If you’re working, you’ll hear people wishing they were outside on ‘a day like this’. You’ll be struck with an urge to head to a pub garden and have a pint in the sun. People will suddenly appear in actual summer dresses and shorts, without tights.
We will all express joy at the wonder of nature, crowing about lapping up the sun and treating ourselves to an ice cream or six.
We are lying to ourselves. Hot weather in Britain is not a joyful event in any way, shape, or form.
It is absolutely miserable, mostly because British people truly lose their heads when the temperature rises. We don’t know how to act, we don’t know what to do, and we fool ourselves into thinking we’re laid back, chill people who will actually enjoy sitting out in the garden and blowing up a paddling pool.
It’s time to face the reality of a hot day in the UK: it’s f***ing awful.
Anyone working may say they wish they weren’t trapped inside. They are wrong.
If they had the day off, they would invariably spend the day at home, watching TV and grumpily wriggling around on the sofa every 20 minutes or so to say it’s too bloody hot.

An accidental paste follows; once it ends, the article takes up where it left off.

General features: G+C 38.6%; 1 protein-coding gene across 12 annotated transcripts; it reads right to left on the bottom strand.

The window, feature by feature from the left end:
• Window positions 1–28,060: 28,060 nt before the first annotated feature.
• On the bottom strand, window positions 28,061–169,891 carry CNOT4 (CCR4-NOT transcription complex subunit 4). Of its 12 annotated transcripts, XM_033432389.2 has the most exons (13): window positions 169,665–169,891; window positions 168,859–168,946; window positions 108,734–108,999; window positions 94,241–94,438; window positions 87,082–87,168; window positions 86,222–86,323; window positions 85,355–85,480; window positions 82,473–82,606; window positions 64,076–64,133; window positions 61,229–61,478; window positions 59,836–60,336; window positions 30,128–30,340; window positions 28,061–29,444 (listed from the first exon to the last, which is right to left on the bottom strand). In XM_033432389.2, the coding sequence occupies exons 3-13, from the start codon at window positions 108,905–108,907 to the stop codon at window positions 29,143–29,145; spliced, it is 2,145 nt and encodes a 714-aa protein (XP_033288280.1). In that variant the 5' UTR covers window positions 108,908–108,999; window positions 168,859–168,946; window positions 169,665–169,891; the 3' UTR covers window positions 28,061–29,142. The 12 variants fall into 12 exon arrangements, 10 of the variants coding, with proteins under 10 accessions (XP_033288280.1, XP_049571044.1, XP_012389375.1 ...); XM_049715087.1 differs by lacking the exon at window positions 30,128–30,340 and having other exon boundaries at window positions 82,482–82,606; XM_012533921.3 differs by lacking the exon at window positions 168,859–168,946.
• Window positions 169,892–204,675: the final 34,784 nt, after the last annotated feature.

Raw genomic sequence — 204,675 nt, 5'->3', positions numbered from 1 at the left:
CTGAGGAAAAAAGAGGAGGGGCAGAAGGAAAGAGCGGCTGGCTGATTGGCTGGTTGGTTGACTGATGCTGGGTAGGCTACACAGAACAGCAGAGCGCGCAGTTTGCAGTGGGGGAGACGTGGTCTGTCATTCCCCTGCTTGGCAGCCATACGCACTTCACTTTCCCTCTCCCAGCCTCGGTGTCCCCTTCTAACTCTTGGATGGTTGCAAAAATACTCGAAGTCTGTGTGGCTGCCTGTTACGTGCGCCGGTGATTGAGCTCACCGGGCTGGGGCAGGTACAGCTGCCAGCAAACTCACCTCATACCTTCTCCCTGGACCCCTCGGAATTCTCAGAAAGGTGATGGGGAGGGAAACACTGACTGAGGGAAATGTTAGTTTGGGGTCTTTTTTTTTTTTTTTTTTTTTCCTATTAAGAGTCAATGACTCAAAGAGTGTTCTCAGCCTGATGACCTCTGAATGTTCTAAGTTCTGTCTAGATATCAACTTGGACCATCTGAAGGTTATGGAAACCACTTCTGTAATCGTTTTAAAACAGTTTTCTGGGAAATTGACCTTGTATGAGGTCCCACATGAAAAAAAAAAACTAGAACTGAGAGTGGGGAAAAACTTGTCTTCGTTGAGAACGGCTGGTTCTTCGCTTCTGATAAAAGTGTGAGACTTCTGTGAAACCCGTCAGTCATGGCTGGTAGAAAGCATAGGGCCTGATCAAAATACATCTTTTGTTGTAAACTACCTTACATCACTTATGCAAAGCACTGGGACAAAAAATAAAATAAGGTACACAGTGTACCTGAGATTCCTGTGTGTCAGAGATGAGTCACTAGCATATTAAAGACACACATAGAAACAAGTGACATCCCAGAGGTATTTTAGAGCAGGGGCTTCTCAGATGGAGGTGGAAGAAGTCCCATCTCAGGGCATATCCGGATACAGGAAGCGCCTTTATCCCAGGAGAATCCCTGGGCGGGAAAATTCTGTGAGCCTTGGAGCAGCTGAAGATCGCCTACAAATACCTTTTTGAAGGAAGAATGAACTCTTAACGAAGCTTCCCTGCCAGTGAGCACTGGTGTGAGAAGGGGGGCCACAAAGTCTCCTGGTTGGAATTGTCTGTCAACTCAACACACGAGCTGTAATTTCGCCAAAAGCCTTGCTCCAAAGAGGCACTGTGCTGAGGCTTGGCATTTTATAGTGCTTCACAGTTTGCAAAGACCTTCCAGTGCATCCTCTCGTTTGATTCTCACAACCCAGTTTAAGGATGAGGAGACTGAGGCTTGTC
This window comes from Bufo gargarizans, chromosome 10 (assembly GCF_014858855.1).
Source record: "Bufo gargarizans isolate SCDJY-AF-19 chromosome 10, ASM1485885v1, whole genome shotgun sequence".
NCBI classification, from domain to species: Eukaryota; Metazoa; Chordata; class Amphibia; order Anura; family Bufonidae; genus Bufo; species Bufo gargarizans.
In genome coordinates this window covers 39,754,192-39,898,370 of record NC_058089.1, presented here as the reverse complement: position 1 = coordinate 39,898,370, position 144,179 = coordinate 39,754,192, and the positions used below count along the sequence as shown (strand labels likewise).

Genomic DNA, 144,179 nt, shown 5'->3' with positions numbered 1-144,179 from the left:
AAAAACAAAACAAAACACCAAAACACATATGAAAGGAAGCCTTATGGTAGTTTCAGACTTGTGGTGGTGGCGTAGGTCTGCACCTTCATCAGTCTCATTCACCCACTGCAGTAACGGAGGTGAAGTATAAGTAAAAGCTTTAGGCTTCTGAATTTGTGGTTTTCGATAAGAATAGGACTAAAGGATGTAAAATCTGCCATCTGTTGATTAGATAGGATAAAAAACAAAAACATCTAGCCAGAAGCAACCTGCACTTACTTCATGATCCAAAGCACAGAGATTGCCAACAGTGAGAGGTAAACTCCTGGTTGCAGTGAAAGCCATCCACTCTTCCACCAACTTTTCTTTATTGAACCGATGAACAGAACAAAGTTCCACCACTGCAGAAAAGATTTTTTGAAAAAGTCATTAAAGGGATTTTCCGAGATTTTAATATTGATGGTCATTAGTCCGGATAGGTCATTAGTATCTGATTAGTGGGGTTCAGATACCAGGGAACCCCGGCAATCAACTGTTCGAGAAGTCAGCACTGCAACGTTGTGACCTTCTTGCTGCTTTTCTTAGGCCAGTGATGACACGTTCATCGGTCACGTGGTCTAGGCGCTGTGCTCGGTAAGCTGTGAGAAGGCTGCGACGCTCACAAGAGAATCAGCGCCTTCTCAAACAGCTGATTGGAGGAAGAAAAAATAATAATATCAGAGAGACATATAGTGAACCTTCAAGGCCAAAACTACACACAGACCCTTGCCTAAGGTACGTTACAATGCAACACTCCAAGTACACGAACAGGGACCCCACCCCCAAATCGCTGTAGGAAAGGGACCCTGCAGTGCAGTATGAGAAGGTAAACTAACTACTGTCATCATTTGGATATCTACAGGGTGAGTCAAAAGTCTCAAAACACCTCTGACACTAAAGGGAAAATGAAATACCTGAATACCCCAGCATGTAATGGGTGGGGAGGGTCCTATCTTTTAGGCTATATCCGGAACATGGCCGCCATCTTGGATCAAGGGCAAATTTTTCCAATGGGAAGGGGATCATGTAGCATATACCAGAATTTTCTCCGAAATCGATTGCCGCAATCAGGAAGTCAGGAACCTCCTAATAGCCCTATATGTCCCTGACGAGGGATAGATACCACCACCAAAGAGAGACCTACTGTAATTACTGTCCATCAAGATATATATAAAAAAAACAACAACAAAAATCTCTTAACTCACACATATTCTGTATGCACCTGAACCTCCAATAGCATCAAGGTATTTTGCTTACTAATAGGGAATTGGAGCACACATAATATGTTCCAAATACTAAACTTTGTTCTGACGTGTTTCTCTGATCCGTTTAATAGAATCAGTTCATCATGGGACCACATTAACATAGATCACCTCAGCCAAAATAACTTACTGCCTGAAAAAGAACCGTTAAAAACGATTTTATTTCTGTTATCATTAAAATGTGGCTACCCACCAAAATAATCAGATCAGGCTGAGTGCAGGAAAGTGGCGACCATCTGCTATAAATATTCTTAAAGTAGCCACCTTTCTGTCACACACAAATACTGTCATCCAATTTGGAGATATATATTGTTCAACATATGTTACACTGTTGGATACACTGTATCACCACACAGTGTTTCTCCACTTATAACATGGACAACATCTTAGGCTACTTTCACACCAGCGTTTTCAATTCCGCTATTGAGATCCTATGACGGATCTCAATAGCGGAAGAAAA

We don’t have aircon (unless you’re really fancy), so the moment we wake up the day is miserably hot and sticky. Your legs will stick together with sweat. All of your clothes are doomed to itch and cling and feel unbearably tight. Walking around naked sounds dreamy, but it’s even worse – you chafe and stick and feel very much like a large ham left out on the dining room table.
You’ll tell yourself you should be outside, but… you don’t really want to head out there, do you?
It’s probably even hotter out there. You won’t have unlimited access to tap water or a cold shower or sticking your head in the freezer for a few moments of peace.
And what exactly should you do outdoors? British people aren’t outdoorsy types. We’re TV, tea, and biscuits types. We are hideously unsuited to hot weather and have no idea how to make summer plans beyond ‘we should be outside, I think?’.